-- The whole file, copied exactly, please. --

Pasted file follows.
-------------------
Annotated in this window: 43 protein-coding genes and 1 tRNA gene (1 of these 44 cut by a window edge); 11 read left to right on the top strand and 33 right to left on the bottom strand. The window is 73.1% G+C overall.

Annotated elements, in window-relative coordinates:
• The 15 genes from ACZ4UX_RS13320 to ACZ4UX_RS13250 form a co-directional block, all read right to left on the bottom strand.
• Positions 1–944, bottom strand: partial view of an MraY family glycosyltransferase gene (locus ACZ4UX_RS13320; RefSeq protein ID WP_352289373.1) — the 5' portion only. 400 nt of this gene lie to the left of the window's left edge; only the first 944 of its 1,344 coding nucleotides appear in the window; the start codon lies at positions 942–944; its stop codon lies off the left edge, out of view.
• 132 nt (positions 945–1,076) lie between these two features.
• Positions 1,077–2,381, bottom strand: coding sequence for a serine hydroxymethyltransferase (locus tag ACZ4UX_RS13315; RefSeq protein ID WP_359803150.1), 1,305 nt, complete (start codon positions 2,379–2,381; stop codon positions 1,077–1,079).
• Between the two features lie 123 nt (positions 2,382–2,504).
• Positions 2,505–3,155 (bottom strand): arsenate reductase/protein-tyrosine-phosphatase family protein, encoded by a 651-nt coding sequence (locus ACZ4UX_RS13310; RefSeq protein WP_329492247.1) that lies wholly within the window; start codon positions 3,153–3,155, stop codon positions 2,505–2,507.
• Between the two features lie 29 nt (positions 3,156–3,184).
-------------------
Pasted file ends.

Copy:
Annotated in this window: 43 protein-coding genes and 1 tRNA gene (1 of these 44 cut by a window edge); 11 read left to right on the top strand and 33 right to left on the bottom strand. The window is 73.1% G+C overall.

Annotated elements, in window-relative coordinates:
• The 15 genes from ACZ4UX_RS13320 to ACZ4UX_RS13250 form a co-directional block, all read right to left on the bottom strand.
• Positions 1–944, bottom strand: partial view of an MraY family glycosyltransferase gene (locus ACZ4UX_RS13320; RefSeq protein ID WP_352289373.1) — the 5' portion only. 400 nt of this gene lie to the left of the window's left edge; only the first 944 of its 1,344 coding nucleotides appear in the window; the start codon lies at positions 942–944; its stop codon lies off the left edge, out of view.
• 132 nt (positions 945–1,076) lie between these two features.
• Positions 1,077–2,381, bottom strand: coding sequence for a serine hydroxymethyltransferase (locus tag ACZ4UX_RS13315; RefSeq protein ID WP_359803150.1), 1,305 nt, complete (start codon positions 2,379–2,381; stop codon positions 1,077–1,079).
• Between the two features lie 123 nt (positions 2,382–2,504).
• Positions 2,505–3,155 (bottom strand): arsenate reductase/protein-tyrosine-phosphatase family protein, encoded by a 651-nt coding sequence (locus ACZ4UX_RS13310; RefSeq protein WP_329492247.1) that lies wholly within the window; start codon positions 3,153–3,155, stop codon positions 2,505–2,507.
• Between the two features lie 29 nt (positions 3,156–3,184).